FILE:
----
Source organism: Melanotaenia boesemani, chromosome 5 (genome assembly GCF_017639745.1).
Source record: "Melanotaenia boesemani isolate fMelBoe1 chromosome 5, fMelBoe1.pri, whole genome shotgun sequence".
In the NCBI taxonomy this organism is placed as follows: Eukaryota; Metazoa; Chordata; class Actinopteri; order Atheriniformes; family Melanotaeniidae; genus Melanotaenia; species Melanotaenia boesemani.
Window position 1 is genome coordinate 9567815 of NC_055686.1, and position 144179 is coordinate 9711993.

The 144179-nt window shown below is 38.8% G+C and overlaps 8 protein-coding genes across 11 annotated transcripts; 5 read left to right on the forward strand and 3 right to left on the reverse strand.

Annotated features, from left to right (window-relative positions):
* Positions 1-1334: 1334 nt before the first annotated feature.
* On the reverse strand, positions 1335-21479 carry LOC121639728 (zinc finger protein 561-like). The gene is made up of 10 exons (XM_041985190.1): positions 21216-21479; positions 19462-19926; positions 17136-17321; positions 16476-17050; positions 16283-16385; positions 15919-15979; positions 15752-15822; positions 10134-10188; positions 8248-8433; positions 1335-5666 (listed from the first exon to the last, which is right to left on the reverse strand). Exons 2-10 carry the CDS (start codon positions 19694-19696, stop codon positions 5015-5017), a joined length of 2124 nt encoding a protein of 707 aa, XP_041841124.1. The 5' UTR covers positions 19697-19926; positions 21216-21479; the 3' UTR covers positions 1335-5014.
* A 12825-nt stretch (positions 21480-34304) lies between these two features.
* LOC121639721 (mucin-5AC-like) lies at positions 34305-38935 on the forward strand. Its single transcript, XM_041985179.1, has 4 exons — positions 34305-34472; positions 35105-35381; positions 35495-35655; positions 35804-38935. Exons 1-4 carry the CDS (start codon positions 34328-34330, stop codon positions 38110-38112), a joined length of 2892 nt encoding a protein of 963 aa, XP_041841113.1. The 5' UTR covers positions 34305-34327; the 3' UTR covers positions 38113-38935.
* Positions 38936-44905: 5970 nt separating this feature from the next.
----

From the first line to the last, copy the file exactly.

Source organism: Melanotaenia boesemani, chromosome 5 (genome assembly GCF_017639745.1).
Source record: "Melanotaenia boesemani isolate fMelBoe1 chromosome 5, fMelBoe1.pri, whole genome shotgun sequence".
In the NCBI taxonomy this organism is placed as follows: Eukaryota; Metazoa; Chordata; class Actinopteri; order Atheriniformes; family Melanotaeniidae; genus Melanotaenia; species Melanotaenia boesemani.
Window position 1 is genome coordinate 9567815 of NC_055686.1, and position 144179 is coordinate 9711993.

The 144179-nt window shown below is 38.8% G+C and overlaps 8 protein-coding genes across 11 annotated transcripts; 5 read left to right on the forward strand and 3 right to left on the reverse strand.

Annotated features, from left to right (window-relative positions):
* Positions 1-1334: 1334 nt before the first annotated feature.
* On the reverse strand, positions 1335-21479 carry LOC121639728 (zinc finger protein 561-like). The gene is made up of 10 exons (XM_041985190.1): positions 21216-21479; positions 19462-19926; positions 17136-17321; positions 16476-17050; positions 16283-16385; positions 15919-15979; positions 15752-15822; positions 10134-10188; positions 8248-8433; positions 1335-5666 (listed from the first exon to the last, which is right to left on the reverse strand). Exons 2-10 carry the CDS (start codon positions 19694-19696, stop codon positions 5015-5017), a joined length of 2124 nt encoding a protein of 707 aa, XP_041841124.1. The 5' UTR covers positions 19697-19926; positions 21216-21479; the 3' UTR covers positions 1335-5014.
* A 12825-nt stretch (positions 21480-34304) lies between these two features.
* LOC121639721 (mucin-5AC-like) lies at positions 34305-38935 on the forward strand. Its single transcript, XM_041985179.1, has 4 exons — positions 34305-34472; positions 35105-35381; positions 35495-35655; positions 35804-38935. Exons 1-4 carry the CDS (start codon positions 34328-34330, stop codon positions 38110-38112), a joined length of 2892 nt encoding a protein of 963 aa, XP_041841113.1. The 5' UTR covers positions 34305-34327; the 3' UTR covers positions 38113-38935.
* Positions 38936-44905: 5970 nt separating this feature from the next.